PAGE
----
Dian Fossey's birthday celebrated with a Google doodle

Dian Fossey's birthday celebrated with a Google doodle
American zoologist played by Sigourney Weaver in the film Gorillas in the Mist would have been 82 on Thursday (16 January 2014)

Friday, August 6, 2010

Nuni Gofar: Promoting organic farming

Khairul Saleh, The Jakarta Post, Palembang | Fri, 08/06/2010 9:59 AM

Chemical fertilizers are excessively used in plantations and farms throughout Indonesia, damaging the environment and leading to the emergence of various diseases.

Professor Nuni Gofar (JP/Khairul Saleh)
In addition, the use of these fertilizers need huge subsidies from the government, reaching Rp 10 trillion in 2008.

Is there any solution to the problem? There is only a single answer: by applying organic farming. That is the conclusion after many years of research from Professor Nuni Gofar, 45, a lecturer at the School of Agriculture, University of Sriwijaya (Unsri) in Palembang.

Organic farming opens up the door to opportunity for the solution to deal with ecological destruction caused by the use of chemical fertilizers, according to Nuni, who was born on Aug. 4, 1964. What is more encouraging, it is also not difficult to manage organic fertilizers.

The raw materials to make organic fertilizers, the waste of agricultural and farming activities, are abundant, cheap and environmentally friendly. Organic fertilizers have many substances needed by plants, such as calcium (ca), magnesium (mg), zinc (zn), sulfur (s), iron (fe) and mangan (mn).

The use of chemical fertilizers diminishes the rich substances of agricultural land due to the lessening of the C-organic content. Each chemical fertilizer itself only has one element, which is Nitrogen that is found in urea fertilizer, Phosphate in TSP (Triple superphosphate) fertilizer and Calcium in Kcl (potassium chloride) fertilizer.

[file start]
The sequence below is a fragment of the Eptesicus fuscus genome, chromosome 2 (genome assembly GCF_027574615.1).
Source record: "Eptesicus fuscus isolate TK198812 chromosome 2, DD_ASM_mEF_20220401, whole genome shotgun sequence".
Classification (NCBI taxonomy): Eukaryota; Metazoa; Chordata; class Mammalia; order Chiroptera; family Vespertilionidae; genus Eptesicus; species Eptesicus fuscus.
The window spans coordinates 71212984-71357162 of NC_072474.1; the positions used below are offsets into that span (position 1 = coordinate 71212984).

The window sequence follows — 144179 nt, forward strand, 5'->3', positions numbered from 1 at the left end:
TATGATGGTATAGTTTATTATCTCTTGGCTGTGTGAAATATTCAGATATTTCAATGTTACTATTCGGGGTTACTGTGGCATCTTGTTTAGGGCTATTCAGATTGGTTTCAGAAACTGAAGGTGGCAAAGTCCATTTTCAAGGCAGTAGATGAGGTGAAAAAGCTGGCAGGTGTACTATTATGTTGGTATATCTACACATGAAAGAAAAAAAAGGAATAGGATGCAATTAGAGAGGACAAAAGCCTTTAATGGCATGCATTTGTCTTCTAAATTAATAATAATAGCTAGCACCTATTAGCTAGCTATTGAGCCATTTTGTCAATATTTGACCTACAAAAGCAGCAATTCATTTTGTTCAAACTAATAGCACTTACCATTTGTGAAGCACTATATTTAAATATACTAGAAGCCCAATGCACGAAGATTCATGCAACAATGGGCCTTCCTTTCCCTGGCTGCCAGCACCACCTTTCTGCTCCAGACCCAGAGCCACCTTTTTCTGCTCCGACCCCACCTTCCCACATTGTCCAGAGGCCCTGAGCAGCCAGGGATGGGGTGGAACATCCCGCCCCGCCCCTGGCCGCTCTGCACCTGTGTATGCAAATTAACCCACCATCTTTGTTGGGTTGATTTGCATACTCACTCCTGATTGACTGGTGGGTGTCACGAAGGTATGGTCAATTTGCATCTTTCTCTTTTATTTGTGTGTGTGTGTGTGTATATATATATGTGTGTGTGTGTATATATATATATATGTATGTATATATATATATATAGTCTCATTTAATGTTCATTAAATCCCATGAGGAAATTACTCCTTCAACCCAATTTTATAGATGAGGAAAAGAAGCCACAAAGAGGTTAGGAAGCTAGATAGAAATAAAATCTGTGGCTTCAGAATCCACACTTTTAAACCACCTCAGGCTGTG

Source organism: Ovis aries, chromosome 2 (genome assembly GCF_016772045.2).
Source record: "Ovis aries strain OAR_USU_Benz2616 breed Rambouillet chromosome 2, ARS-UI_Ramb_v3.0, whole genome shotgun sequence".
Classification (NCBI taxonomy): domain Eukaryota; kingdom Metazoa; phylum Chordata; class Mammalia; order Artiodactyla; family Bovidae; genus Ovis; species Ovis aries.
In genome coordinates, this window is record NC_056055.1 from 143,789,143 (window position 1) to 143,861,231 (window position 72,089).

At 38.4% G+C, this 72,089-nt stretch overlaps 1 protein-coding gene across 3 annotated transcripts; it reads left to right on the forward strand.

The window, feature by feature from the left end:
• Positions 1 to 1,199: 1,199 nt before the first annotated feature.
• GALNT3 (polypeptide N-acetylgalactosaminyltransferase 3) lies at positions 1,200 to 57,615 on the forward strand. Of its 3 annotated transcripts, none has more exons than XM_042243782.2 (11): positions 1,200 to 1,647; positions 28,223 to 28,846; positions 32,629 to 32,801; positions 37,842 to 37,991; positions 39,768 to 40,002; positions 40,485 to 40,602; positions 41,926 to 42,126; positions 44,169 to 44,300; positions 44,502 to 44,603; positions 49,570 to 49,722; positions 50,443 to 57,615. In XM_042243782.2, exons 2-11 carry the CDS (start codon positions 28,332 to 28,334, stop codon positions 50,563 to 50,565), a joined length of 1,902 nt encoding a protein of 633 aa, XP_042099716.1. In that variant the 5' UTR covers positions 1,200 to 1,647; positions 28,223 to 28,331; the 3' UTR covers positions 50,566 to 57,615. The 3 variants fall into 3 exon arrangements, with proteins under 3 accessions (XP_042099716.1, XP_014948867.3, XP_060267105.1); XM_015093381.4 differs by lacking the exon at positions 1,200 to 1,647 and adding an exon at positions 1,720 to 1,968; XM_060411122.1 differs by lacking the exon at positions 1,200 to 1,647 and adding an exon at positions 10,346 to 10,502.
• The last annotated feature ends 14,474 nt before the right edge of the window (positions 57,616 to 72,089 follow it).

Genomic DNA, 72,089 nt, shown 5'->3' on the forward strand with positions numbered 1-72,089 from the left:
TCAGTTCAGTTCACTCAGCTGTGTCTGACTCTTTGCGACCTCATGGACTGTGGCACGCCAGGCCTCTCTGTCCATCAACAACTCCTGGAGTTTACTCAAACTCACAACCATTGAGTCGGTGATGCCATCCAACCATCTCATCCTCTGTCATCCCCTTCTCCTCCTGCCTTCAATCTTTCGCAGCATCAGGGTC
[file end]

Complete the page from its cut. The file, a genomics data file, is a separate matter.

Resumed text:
“To deal with this problem, a cross-sectoral solution is needed and this should involve all relevant parties,” Nuni said in a recent interview in her house in Bukit Lama, Palembang.

Bio organic fertilizers can also be developed by utilizing potential sources found in the nature. The role of nature-based land biotechnology is believed to be able to prevent land and environmental destruction and reduce the production cost of plants.

In terms of productivity, organic fertilizers cannot outperformed by the chemical ones, but the yields are of better quality. The also have better nutrition like the products that are cultivated using compost organic fertilizer made of dried rice stalks, which has a lot of potassium.

“Therefore, the rice that is produced will be rich in potassium, which is good for health,” she said.

Beside organic fertilizers, microbe fertilizers can also be developed by utilizing the indigene microbe potencies as the source of bio fertilizers. A research on this kind of fertilizers needs to be conducted, especially regarding the possibility of the synergy or even competition among bio microbe that enriches organic fertilizers. The application on different plants and soils requires a further research.

“This [research] is very important to decide the best dose in improving the fertility of soil and yields,” added Nuni, who is an expert in soil biology and biotechnology.